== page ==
The Diary of Anne Frank – Anne Frank
I was given this wonderful book at quite a young age, possibly 9 or 10 and devoured it. It is a book I have read so many times and have written about myself in my third novel The Bad Girls Club.* I felt so passionately about it that I wanted to include it in my own writing. It is a book that has strongly shaped my thinking, reading and writing. It is one of the most influential books I read as a young girl and then re-read as a teenager and then again as an adult.
‘On Friday, June 12th, I woke up at six o’clock and no wonder; it was my birthday. But of course I was not allowed to get up at that hour, so I had to control my curiosity until a quarter to seven.’
I can vividly remember the nightmares that followed the first reading of Anne’s diary as the horror of her situation and far too many millions of others hit me.
This had happened.
This was not a made up story full of horror and hate and terror. This was someone’s life, someone my age, a girl just like me. Again I had the same thought as I did when I picked up the Danzinger book – this girl could be me. I can remember crying as I sat and digested what had happened to Anne. I was haunted by the black and white photos of the bookcase that hid the entrance to their secret hiding place in the Annexe. I still am haunted by those pictures; they are the first pages I turn to when I pick up the book as an adult. I’ve since had to replace my original copy of Anne’s diary and am keeping it for my own daughter, when the time is right.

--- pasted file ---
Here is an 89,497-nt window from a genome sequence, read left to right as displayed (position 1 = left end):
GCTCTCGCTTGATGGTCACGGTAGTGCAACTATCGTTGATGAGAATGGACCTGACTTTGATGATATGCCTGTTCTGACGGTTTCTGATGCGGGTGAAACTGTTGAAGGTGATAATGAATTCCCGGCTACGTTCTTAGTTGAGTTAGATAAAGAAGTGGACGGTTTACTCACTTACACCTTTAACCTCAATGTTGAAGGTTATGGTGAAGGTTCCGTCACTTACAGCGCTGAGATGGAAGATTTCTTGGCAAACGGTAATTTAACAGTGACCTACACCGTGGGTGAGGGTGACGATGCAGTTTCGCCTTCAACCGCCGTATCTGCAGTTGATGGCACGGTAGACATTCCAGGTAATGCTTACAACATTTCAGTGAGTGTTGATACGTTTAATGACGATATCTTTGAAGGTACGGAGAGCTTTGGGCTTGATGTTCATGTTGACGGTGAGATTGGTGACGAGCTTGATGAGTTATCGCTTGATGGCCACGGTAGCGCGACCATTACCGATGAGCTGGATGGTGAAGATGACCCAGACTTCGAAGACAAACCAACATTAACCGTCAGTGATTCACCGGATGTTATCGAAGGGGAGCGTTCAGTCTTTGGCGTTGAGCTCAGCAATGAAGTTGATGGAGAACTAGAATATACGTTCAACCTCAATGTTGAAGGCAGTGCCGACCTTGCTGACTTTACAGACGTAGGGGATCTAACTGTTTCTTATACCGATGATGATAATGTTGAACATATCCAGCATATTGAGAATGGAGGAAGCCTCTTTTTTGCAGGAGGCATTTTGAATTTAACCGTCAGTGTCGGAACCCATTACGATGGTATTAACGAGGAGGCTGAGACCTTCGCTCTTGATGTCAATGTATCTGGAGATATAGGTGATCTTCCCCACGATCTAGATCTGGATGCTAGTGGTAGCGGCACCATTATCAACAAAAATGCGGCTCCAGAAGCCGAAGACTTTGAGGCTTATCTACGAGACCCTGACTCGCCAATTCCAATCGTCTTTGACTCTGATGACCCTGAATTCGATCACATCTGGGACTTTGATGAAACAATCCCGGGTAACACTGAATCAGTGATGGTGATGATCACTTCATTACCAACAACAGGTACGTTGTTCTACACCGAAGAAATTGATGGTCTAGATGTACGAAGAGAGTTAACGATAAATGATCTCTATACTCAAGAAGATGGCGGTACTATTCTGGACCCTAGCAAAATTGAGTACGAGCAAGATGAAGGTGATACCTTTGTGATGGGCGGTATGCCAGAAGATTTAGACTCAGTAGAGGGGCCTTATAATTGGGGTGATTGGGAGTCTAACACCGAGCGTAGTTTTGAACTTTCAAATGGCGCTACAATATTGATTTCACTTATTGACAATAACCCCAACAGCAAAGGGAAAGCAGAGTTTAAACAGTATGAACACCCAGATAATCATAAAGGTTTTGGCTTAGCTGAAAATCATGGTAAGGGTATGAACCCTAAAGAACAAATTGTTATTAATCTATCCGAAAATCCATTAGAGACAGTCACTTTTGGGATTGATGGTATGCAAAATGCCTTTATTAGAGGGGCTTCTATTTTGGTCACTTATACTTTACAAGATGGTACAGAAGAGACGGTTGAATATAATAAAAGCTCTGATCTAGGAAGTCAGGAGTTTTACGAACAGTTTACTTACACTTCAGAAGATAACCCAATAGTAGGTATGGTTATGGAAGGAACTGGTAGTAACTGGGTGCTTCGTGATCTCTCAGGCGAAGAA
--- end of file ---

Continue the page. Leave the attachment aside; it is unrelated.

*I write about The Diary of Anne Frank and Forever by Judy Blume in my 3rd novel The Bad Girls Club published by Bloomsbury.
Thank you Rhian for an amazing post. I haven’t read any of these which is really sad because I should have. Especially the Diary of Anne Frank, not to mention Judy Blume!
Books written by R.M Ivory:
To find out more about R.M. Ivory:
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  1. What a great idea for a feature. I adored all of Judy Blume's books but I agree, Tiger Eyes is the one that is still burnt on my memory. Can't wait for the film!

  2. Oh me too. Just difficult trying to find out when it is going to be released in the UK.
    Judy let her son pick 1 of her books to make into a film. Tiger Eyes was always his favourite.

  3. Wow I'd forgotten all about Paula Danzinger, thank you for the trip down memory lane!

  4. I think I must have read all the Paula Danzinger books. She was such a great writer. Enjoy your trip down memory lane Sarah.